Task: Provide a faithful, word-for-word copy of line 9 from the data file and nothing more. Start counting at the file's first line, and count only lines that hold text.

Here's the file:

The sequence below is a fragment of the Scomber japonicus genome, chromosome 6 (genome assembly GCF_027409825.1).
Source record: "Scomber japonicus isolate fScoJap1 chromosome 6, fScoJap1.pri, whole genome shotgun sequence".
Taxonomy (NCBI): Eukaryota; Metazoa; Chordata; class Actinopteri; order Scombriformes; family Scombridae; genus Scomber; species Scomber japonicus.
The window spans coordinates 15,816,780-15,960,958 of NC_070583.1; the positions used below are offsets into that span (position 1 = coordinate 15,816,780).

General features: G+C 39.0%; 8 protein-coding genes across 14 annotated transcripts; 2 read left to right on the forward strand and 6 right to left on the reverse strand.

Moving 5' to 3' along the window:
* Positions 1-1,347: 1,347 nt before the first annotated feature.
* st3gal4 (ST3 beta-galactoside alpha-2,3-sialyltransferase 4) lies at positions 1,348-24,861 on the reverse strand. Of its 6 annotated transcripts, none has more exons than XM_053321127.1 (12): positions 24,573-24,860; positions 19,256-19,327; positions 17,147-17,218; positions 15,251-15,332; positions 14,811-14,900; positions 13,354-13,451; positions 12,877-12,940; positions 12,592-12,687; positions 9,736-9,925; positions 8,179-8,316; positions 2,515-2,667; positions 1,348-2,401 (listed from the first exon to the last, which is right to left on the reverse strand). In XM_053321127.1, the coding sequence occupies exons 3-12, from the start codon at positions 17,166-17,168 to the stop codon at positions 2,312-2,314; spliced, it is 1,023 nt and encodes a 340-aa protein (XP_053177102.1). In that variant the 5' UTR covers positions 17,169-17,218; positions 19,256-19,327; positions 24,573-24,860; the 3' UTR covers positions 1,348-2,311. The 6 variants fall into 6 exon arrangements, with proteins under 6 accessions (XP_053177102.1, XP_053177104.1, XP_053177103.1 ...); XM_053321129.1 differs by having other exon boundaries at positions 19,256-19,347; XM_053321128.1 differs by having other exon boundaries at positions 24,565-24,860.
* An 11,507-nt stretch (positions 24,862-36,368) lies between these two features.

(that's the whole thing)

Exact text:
* An 11,507-nt stretch (positions 24,862-36,368) lies between these two features.